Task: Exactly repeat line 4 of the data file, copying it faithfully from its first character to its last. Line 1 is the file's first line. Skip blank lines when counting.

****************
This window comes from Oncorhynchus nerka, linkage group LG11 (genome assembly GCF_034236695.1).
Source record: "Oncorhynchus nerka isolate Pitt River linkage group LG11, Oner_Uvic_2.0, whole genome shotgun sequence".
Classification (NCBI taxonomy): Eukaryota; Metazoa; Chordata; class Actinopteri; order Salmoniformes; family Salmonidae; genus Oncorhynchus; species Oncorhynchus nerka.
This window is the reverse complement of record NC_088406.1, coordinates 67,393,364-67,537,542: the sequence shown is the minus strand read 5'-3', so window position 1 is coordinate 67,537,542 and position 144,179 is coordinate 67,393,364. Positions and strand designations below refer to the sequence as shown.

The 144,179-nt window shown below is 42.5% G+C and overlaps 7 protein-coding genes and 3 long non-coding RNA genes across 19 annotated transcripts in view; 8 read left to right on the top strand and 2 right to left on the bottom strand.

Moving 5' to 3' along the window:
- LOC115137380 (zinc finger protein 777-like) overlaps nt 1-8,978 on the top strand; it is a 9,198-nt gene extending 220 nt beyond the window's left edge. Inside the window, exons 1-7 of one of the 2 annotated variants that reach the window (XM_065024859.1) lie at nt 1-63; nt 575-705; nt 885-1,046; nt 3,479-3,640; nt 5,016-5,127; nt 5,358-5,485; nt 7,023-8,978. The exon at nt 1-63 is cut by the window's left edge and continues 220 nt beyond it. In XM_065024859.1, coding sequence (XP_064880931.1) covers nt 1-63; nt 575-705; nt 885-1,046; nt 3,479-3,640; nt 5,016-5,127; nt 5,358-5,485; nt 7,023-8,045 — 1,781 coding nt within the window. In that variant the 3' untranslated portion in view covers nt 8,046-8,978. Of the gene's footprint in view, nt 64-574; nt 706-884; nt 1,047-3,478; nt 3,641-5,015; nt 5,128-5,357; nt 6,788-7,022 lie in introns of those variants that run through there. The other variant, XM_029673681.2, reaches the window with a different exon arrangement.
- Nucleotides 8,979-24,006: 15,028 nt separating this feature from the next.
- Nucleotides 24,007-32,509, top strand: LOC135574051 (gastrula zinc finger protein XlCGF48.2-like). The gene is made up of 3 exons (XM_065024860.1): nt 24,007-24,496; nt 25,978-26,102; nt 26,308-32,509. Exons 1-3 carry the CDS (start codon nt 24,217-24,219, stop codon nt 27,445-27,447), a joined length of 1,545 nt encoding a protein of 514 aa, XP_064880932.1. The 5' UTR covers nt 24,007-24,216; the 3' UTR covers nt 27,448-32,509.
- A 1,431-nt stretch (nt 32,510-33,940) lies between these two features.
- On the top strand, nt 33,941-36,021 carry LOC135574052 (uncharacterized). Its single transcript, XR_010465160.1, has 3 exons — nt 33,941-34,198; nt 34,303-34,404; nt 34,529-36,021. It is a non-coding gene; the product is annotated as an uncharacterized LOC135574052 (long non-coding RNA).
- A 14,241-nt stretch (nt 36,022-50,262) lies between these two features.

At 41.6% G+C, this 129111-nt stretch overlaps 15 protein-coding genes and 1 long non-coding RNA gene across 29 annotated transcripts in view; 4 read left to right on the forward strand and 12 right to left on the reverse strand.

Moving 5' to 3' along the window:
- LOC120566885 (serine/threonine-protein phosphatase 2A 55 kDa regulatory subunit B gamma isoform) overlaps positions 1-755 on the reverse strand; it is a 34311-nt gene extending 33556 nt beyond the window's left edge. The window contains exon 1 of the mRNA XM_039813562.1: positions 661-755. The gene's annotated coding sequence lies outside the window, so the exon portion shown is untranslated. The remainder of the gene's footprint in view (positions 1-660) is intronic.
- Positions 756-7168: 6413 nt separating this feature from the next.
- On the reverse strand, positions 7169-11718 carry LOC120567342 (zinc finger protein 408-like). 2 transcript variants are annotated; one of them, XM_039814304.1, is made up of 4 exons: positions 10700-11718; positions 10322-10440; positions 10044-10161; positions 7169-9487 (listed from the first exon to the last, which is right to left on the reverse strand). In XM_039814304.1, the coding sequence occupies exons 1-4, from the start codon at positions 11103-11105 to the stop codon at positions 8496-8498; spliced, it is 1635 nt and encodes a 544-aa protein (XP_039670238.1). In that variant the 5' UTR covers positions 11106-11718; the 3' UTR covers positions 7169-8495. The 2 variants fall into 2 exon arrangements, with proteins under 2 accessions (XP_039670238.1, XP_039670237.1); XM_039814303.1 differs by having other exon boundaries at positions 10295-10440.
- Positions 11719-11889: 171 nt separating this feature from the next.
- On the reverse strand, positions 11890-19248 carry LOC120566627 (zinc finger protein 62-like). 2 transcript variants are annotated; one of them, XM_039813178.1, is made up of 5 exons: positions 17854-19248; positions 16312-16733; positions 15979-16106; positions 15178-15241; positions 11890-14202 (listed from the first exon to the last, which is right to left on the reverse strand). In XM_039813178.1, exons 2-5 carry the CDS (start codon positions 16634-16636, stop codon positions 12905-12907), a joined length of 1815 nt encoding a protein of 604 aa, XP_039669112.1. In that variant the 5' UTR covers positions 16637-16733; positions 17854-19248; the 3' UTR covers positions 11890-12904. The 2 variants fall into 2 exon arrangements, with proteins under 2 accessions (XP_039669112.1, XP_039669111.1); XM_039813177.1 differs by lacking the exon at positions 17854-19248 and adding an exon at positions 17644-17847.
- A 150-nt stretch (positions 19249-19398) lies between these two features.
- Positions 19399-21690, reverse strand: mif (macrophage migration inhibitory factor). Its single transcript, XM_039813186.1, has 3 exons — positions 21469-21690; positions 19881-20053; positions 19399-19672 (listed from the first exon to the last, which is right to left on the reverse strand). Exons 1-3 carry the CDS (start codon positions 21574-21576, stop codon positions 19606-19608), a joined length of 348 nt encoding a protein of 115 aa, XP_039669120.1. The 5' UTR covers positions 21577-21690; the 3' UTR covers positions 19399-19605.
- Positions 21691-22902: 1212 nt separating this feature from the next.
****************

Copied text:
This window is the reverse complement of record NC_088406.1, coordinates 67,393,364-67,537,542: the sequence shown is the minus strand read 5'-3', so window position 1 is coordinate 67,537,542 and position 144,179 is coordinate 67,393,364. Positions and strand designations below refer to the sequence as shown.